• 3 Ripened and unripened nuts look identical, so producers either wait until the nuts fall to the ground or they harvest infrequently, approximately five or six times a year. The nuts are harvested through a complicated process that includes gathering by hand, shaking the trees and picking the fallen nuts, or picking them with a mechanical picker. Blowers are sometimes used to blow the nuts and fallen leaves into windrows so they can be collected by machine.

In the factory

  • 4 The harvested macadamias are fed into large hoppers and then into a dehusker made of double rollers that strip the husk away. The husked nut has a moisture content of about 25%, and it has to be dried and cured to reduce its moisture content to about 1.5%. Drying is done in a greenhouse, and curing is accomplished by heating the nuts to 104-122° F (40-50° C). Some processors store the nuts in netted bags or onion bags during drying so the heated air can move freely through the nuts.

    The lower moisture helps later in processing in separating the kernel from the shell. Macadamia nuts have the hardest shells to crack (although they are followed closely by the Brazil nut). The process of cracking the nuts also makes them rare and expensive. The hulls are too hard and smooth to be cracked by standard nutcrackers, rocks, or hammers. (In Hawaii, those who can collect the nuts from trees in their own neighborhoods often resort to driving cars over them.) In the factory, harvesting is complicated by the ever-bearing nature of the trees. Their nuts mature throughout the year (i.e., not seasonally), so the process of gathering and hulling the nuts is continuous and expensive.

  • 5 To shell the nuts, they are passed through steel rollers that counter-rotate (rotate in opposing directions) and are carefully spaced and engineered to conform to the size of the macadamias. These rollers exert a pressure of 300 lb per sq in (21 kg per sq cm) on the shells and cause them to crack without damaging the kernels inside. An alternative process uses a cracking machine equipped with rotating knives that pin the nuts against a wedge shape and crack them. The kernels are passed through a series of blowers and trommels or gravity separators with holes that remove dust, dirt, any remaining bits of husk, or nuts that are substandard. Uncracked nuts are collected after they pass through the trommel and are recycled through the crackers. The air blowers separate the kernels from pieces of shell.
  • 6 Optical devices inspect the nuts and sort them by color. Quality control inspectors also observe the passing flow of kernels and sort them by hand. Light-colored nuts are classified as Grade I or fancy nuts, and the darker-colored nuts or those that are not within a standard size range are sorted as Grade II. Grade I nuts are used for retail sales, while the Grade II nut is processed for commercial use where size and color aren't as important. The cracking and sorting machinery is cleaned and disinfected at the end of each day of operation.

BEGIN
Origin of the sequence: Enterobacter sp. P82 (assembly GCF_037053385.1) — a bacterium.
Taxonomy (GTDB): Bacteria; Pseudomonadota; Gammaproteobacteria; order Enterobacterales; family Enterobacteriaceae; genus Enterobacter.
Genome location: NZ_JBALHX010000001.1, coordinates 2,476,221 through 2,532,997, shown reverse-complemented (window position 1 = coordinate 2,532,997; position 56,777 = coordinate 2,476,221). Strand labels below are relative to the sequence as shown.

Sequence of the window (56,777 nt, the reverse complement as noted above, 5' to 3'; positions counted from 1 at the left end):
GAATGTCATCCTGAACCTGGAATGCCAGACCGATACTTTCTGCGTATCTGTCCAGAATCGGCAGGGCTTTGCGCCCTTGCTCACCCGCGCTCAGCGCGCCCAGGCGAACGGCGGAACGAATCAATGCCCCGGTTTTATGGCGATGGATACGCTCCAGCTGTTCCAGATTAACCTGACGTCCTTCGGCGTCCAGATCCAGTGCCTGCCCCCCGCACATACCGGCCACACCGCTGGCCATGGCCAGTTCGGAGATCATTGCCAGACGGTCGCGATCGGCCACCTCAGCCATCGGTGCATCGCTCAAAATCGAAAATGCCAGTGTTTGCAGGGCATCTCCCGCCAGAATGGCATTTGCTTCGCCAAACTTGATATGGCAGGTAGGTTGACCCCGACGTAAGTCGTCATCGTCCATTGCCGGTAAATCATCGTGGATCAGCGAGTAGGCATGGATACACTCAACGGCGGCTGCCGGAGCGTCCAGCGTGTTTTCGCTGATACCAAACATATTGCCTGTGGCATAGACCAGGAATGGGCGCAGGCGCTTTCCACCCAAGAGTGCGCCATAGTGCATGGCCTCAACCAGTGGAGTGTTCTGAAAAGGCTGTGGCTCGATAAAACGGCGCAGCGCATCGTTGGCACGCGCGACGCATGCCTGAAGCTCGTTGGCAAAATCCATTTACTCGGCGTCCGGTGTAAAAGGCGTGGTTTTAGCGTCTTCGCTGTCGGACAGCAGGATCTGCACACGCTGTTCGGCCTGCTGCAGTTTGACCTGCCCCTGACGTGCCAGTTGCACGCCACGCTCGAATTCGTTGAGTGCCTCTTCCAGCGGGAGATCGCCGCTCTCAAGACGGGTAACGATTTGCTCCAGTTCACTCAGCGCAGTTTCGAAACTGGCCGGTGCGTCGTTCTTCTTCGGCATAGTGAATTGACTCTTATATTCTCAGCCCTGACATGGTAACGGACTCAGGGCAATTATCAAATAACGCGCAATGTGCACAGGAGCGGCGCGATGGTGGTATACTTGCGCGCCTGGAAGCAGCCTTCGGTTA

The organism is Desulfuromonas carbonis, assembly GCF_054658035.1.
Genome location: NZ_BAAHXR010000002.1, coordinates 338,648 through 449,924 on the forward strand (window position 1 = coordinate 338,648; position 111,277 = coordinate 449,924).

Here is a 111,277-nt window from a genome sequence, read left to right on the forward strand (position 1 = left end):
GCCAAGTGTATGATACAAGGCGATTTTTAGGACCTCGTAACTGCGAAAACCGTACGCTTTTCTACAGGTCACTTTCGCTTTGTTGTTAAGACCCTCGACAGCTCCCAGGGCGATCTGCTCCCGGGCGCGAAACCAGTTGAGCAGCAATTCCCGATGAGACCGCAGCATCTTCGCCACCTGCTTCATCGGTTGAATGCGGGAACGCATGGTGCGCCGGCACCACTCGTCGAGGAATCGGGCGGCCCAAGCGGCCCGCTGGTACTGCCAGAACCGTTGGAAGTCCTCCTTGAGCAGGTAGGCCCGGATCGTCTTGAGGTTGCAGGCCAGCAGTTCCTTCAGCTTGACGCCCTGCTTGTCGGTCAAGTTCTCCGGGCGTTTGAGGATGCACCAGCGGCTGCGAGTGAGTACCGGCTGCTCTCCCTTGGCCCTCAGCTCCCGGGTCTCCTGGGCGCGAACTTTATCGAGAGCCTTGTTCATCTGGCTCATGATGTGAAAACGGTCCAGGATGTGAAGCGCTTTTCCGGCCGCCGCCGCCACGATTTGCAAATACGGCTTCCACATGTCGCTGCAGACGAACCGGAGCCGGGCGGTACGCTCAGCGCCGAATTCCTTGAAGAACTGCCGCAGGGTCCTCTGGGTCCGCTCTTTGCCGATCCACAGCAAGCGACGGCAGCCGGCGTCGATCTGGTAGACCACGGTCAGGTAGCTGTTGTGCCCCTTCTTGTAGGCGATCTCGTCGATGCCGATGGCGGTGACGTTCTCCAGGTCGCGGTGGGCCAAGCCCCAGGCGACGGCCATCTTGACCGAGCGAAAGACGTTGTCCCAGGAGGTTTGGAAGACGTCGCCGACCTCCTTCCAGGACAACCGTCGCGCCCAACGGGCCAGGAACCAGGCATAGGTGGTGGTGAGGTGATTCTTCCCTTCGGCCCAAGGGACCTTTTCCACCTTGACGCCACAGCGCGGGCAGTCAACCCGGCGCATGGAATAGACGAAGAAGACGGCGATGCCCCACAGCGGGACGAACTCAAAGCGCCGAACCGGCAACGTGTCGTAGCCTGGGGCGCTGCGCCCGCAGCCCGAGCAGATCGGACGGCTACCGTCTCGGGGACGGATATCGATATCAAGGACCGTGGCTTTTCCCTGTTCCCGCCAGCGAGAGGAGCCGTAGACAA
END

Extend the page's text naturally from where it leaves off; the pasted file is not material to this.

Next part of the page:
• 7 Processing of the kernels includes grading and sorting of whole kernels as well as chips and halves. The kernels and pieces are sold in raw form, roasted and salted, or coated in a variety of products. Conveyors carry the kernels to different stations. Raw kernels are packed directly in cans or boxes. Kernels to be roasted are separated into small batches of about 1 lb (2 kg) of nuts, coated in coconut oil, and cooked for about three minutes. Salt is mechanically sprinkled on the nuts, and the excess salt and oil are blotted off so the nuts will remain crisp and flavorful in their packages. Some processors use a dry roasting process rather than introducing additional oil.
  • 8 Macadamia nuts that are to be made into candy are sometimes processed on site by the manufacturer or done off site by contractors. Chocolate coatings of milk and dark chocolate, various forms of brittle, and honey sesame coatings are among the most popular.

Quality Control

The cultivation and processing of macadamia nuts are persnickety by definition. Their unusual growing characteristics and their devilishly hard shells need careful attention. Quality control is essential in the orchard to produce nut clusters and collect them in a timely manner (and as cost effective as possible). During processing, machines are essential to remove both the husks and the hard shells, but observation is provided throughout by quality inspectors and by computer-controlled optical devices.


Kernels are also ground and processed to produce macadamia nut oil as a byproduct. Bad kernels are not wasted and are often used as animal feed. The shells and other waste comprise almost 70% by weight of the macadamia nuts, and they also are collected for other uses. The countries and regions that produce macadamias also usually grow coffee, and shells can be burned as a wood substitute in coffee roasting. The husks are ground to produce organic waste for gardening, for mulch in the nut tree orchards, and for chicken litter that, after use, returns to the orchard for use as fertilizer.

The Future

Macadamia nuts are an excellent source of iron, calcium, vitamin B, and phosphorus. Although they contain 73-80% fat, the fat is monosaturated or "good" and as acceptable as olive oil in many diets. Although macadamias have many healthful properties, their unusually rich flavor, crunch, and comingling with chocolate in a bounty of forms make them favorites among gourmets and snackers alike. Good taste is always in style, so the future of the macadamia nut is promising indeed.

Where to Learn More


Thomson, Paul H. "Macadamia." In Nut Tree Culture in North America. Richard A Jaynes, ed. Hamden, Connecticut: The Northern Nut Growers Association, Inc. 1979, pp. 188-202.


Sokolov, Raymond "Tough Nuts: Despite Some Superficial Similarities, Brazil Nuts And Macadamia Nuts Present A Study In Contrasts." Natural History (March 1985): 78.


California Macadamia Nut Society.

Hamakua Macadamia Nut Company.

Macadamia Miravalles S.A., Costa Rica.

MacNut Farms & Café.

Mauna Loa Macadamia Nut Corporation.


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macadamia nut Fruit of Macadamia ternifolia. A 60‐g portion (thirty‐six nuts), is a good source of vitamin B1; a source of protein, niacin, and iron; contains 45 g of fat, of which 15% is saturated and 80% mono‐unsaturated; supplies 450 kcal (1900 kJ).